The next vote was for which of the 3 options for voting reform to vote for. My votes were 2 for Option 1 (Somerset), 1 for Option 2 (Gold Members’ Rep), and 7 for Option 3 (Bournemouth, Southampton, Dorset). I also raised the point afterwards that if Options 1 or 2 were not there I would have cast Somerset and the Gold Members’ Reps votes for Option 3.

There was a bit of a lull in the meeting whilst the votes were being counted. As there wasn’t really anything else on the agenda that needed discussing after this item we were all left twiddling our thumbs somewhat whilst the votes were being counted. The most interesting thing to note here was the discussion about which pub to go to after the meeting, with Phil Ehr offering to buy everyone a drink.

The full results were:

Option 1 : For 12, Against 191

Option 2: For 15, Against 188

Option 3: For 119, Against 84, 1 abstention.

It should be noted that around a third of the total votes weren’t cast by representatives, who presumably weren’t at the meeting, didn’t appoint a proxy, and didn’t reply to the email giving their voting choices and appointing the chairman of the meeting as their proxy.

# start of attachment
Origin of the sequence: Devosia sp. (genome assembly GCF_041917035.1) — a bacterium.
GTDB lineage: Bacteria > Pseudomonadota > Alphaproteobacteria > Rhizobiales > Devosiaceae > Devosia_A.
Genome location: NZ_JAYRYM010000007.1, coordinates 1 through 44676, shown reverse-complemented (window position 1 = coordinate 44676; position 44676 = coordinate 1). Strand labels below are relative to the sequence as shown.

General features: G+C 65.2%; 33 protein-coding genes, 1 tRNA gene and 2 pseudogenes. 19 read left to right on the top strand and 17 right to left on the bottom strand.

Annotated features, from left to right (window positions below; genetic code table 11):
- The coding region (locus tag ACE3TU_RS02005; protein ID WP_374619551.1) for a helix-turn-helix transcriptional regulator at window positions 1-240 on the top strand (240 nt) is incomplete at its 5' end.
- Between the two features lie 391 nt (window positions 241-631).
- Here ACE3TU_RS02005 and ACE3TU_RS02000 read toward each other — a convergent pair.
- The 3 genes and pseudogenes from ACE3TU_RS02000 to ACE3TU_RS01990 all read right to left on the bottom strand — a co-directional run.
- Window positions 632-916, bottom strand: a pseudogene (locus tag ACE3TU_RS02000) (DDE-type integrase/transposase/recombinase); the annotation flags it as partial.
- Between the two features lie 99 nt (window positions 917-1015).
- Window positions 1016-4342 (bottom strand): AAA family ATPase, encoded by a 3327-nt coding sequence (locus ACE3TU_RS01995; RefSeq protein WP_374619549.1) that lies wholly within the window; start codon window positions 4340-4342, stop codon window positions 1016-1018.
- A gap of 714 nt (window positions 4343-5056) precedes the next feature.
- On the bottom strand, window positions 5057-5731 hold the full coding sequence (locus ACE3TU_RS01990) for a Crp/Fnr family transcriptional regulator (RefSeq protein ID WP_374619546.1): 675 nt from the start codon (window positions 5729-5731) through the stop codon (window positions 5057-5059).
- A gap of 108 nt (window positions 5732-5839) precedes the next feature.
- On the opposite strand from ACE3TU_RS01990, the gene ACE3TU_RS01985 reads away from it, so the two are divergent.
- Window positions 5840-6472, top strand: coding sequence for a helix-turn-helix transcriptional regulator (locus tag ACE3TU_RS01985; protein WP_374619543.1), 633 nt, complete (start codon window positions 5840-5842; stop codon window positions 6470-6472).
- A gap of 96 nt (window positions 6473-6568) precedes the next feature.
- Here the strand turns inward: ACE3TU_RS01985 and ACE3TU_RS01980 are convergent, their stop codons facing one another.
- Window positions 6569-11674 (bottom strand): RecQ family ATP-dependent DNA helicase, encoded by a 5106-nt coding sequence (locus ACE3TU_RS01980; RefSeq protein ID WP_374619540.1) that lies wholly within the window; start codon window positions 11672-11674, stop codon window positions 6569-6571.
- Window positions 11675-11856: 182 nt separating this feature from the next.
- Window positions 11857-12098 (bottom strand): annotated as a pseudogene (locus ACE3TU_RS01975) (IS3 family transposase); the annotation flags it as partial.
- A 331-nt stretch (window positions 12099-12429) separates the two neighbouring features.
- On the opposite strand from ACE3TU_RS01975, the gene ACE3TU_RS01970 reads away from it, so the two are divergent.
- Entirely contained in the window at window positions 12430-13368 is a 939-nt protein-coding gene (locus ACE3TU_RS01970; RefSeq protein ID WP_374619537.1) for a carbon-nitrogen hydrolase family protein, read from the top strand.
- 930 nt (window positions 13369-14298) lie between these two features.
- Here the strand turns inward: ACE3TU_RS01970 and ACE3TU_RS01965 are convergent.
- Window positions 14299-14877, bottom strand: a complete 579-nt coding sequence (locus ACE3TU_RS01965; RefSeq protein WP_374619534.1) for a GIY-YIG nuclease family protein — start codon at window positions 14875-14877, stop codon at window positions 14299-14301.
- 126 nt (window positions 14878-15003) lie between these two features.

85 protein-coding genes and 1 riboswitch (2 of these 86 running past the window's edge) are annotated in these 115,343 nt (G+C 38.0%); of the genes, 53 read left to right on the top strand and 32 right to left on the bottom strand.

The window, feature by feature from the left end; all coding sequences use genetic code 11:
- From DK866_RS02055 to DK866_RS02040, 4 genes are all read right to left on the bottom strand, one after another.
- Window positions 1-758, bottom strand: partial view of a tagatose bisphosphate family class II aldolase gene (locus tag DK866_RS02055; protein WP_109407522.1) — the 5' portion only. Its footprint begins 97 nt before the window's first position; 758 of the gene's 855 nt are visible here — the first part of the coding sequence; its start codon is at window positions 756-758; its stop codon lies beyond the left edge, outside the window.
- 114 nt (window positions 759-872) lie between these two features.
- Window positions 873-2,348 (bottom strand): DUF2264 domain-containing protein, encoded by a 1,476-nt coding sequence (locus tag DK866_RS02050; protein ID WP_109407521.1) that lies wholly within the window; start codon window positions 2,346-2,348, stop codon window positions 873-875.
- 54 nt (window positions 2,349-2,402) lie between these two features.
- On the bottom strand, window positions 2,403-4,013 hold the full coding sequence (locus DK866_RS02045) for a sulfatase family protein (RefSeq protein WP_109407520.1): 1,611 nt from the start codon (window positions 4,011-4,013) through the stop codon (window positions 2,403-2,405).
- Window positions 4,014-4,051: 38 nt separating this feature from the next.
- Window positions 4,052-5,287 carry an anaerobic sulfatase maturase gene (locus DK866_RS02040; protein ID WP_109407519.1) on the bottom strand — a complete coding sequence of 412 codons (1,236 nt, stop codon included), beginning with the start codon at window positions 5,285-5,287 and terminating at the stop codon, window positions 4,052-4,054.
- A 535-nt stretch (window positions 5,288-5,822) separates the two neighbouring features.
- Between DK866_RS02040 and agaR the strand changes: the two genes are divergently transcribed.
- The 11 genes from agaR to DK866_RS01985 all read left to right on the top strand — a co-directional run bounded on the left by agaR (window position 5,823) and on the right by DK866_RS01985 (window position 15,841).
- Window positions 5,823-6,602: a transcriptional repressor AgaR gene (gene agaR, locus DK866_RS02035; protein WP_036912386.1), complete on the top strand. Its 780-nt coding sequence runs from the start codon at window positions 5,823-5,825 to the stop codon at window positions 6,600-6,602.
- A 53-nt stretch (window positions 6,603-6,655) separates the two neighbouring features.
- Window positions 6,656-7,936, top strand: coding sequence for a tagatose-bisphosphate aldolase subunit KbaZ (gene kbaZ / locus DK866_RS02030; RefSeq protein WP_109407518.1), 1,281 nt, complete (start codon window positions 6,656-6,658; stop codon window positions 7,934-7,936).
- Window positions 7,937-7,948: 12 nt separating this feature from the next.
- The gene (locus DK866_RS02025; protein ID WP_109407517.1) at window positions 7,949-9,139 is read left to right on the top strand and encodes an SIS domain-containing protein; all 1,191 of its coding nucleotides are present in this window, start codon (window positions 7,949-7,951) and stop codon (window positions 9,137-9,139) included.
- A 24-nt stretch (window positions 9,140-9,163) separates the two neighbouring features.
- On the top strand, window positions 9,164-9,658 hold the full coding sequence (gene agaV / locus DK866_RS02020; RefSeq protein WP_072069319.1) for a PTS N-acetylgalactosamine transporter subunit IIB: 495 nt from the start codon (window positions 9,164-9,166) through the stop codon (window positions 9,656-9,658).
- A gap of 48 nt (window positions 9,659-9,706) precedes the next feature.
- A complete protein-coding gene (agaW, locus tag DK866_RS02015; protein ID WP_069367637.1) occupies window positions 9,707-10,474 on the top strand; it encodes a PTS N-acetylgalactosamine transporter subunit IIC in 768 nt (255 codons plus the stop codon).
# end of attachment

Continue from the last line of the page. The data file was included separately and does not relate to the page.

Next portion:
Unfortunately although Option 3 had a majority in favour (I think it was somewhere around 55%, give or take), the regulations require a 75% majority for it to pass. There was some discussion about this and how to progress from here, which largely went nowhere especially productive. I suspect to an extent the discussion was borne out by the fact the meeting was plainly going to finish remarkably early (it wasn’t even 5pm at this point, and usually the meetings go on quite a bit later). I’m not sure if the OMOV issue will come up again at a subsequent meeting, but I suspect it will do.

There was also some discussion about publishing voting records. I think some representatives weren’t comfortable with the fact that the Chairman was suggesting doing it for the OMOV vote after the vote had been cast, but voting records will be published for future meetings.